Nearly 300 unvaccinated educators and staff at the country’s largest school board have been granted temporary exemptions to its vaccine mandate, meaning they will not go on an unpaid leave and instead continue teaching and supervising students.
The Toronto District School Board said on Monday that the 288 staff members granted exemptions include special-needs assistants, early childhood educators and lunchroom supervisors, and that it was having difficulty filling these key jobs with temporary staff.
Ryan Bird, the board’s spokesman, said in an interview that staff in these positions play a “critical role” in schools, some of whom supervise the most vulnerable children.
“We needed to make sure that the health and safety of students was taken care of,” Mr. Bird said. “We are actively working to fill these positions, and then we will put them on administrative leave.”
The TDSB was one of a few school boards in the country that required its roughly 40,000 staff to be fully vaccinated against COVID-19, unless they had an approved exemption. The board had said those who don’t comply would face consequences that included a leave of absence without pay or a termination of their employment.
More recently, the board said it would stagger its policy implementation over three weeks, past its Nov. 1 deadline, to process roughly 1,000 requests for medical or creed exemptions and allow unvaccinated staff to get their first dose.
Roughly 90 per cent of TDSB staff are compliant with the board’s policy, which means they are fully vaccinated, partly vaccinated or have received an exemption. The remaining staff members are either seeking an exemption, on a leave of absence or non-compliant, according to the board’s data.
Earlier this month, about 100 teachers and staff, as well as 700 occasional staff, were placed on unpaid leave for failing to disclose their vaccination status.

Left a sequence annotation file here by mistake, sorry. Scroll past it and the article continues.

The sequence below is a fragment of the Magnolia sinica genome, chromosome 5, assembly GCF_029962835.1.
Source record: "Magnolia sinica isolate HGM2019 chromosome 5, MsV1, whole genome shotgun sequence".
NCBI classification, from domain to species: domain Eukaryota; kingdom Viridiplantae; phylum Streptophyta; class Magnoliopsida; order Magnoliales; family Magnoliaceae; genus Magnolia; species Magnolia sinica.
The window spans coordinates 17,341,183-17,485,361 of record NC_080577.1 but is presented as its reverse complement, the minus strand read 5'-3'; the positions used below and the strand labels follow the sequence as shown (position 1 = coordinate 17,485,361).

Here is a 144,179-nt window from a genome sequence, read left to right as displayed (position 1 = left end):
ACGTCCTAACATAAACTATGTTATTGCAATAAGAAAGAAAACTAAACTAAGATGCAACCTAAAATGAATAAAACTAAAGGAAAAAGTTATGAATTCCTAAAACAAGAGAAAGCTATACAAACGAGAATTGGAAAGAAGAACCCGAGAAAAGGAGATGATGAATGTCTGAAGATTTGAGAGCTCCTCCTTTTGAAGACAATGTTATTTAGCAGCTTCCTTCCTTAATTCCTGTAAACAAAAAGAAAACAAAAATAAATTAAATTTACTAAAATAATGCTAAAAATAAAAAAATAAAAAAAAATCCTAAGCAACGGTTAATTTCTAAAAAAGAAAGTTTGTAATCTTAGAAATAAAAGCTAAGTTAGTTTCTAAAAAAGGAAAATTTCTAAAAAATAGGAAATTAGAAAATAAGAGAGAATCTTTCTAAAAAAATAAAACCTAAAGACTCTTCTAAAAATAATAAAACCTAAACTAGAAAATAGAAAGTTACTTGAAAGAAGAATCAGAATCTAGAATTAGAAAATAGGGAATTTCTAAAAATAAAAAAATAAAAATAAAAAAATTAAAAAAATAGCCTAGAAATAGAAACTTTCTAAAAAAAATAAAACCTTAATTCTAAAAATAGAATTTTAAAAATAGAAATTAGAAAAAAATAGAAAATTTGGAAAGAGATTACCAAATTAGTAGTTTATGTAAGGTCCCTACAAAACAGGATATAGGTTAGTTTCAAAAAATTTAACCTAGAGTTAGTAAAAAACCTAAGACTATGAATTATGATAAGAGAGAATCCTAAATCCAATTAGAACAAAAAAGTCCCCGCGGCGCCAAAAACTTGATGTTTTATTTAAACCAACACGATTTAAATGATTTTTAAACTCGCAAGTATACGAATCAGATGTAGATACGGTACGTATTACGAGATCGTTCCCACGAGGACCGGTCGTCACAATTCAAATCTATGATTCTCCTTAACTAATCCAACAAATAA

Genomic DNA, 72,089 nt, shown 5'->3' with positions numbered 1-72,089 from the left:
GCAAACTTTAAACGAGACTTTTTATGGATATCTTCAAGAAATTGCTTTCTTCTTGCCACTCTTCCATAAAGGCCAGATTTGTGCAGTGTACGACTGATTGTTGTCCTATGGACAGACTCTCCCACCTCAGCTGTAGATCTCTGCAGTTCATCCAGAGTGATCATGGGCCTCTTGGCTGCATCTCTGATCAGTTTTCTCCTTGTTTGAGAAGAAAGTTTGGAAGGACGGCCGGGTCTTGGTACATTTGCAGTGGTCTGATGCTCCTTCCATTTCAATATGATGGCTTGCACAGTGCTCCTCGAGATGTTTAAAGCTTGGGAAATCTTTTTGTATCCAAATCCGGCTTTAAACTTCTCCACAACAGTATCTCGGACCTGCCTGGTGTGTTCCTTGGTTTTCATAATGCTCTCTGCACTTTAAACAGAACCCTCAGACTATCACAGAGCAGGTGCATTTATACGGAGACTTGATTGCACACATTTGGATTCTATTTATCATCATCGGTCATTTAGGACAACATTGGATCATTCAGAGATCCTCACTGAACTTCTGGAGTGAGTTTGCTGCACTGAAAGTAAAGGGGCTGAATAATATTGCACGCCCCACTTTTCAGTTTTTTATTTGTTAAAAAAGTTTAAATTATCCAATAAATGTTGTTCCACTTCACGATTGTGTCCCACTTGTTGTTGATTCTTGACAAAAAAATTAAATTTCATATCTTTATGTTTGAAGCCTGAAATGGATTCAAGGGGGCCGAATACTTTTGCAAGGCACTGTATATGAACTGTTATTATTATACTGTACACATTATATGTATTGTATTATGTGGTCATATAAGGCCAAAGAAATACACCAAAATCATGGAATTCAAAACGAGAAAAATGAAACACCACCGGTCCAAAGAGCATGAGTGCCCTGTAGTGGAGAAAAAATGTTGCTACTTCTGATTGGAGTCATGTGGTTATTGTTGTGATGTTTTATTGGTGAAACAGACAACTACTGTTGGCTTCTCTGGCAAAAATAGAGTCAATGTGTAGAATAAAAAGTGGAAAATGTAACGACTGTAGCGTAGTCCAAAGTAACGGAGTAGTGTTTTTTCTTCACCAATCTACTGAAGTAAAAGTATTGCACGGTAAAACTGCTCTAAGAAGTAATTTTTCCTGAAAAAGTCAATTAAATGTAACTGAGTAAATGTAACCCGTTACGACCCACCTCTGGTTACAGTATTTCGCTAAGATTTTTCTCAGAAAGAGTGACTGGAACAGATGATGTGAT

On Monday, another 330 staff were placed on unpaid leave. That does not include any teachers, Mr. Bird said.
Staff had informed trustees at a board meeting last month that it had hired supply teachers and support staff to fill vacancies. The board had also said it would look to extend the hours of work for support staff, and have a pool of unassigned teachers and staff that could be dispatched to support schools that face shortages.
However, Mr. Bird said on Monday that, like other school boards, “people are not accepting the jobs.”
“It could be day or weeks … until we can secure another staff member to take that position,” he added.
The Ottawa-Carleton District School Board also required all educators and staff to receive the first dose no later than Sept. 30 unless they had a medical or religious accommodation. Board spokesman Darcy Knoll said that 53 permanent or casual staff have been placed on unpaid leave.
The Hamilton-Wentworth District School Board removed a requirement that employees be fully vaccinated by Nov. 30, although more than 90 per cent of staff are fully vaccinated.
The Ontario government has not mandated COVID-19 vaccines for education workers, although individual school boards are permitted to do so. Instead, the province has asked school boards to have their employees disclose their vaccination status to the employer. Unvaccinated school staff, including those who have received only one dose, are required to conduct three rapid antigen tests a week.
Sue Gowans, a Toronto parent who has been tracking the staff vaccination rates at school boards, said she was disappointed the TDSB had provided exemptions to unvaccinated staff.
“My worry is they’re overwhelmed, and this is a planning problem,” she said. “Vaccine mandates do a lot of public good. And if you’re going to do that, you have to plan for the difficult time in rolling out that mandate. If you don’t, you’re going to have difficulties rolling it out.”
Ms. Gowans was concerned that the board would not find temporary staff to replace the unvaccinated.
“We have to have fully vaccinated staff in hospitals and schools. We need to make those places safe,” she said.
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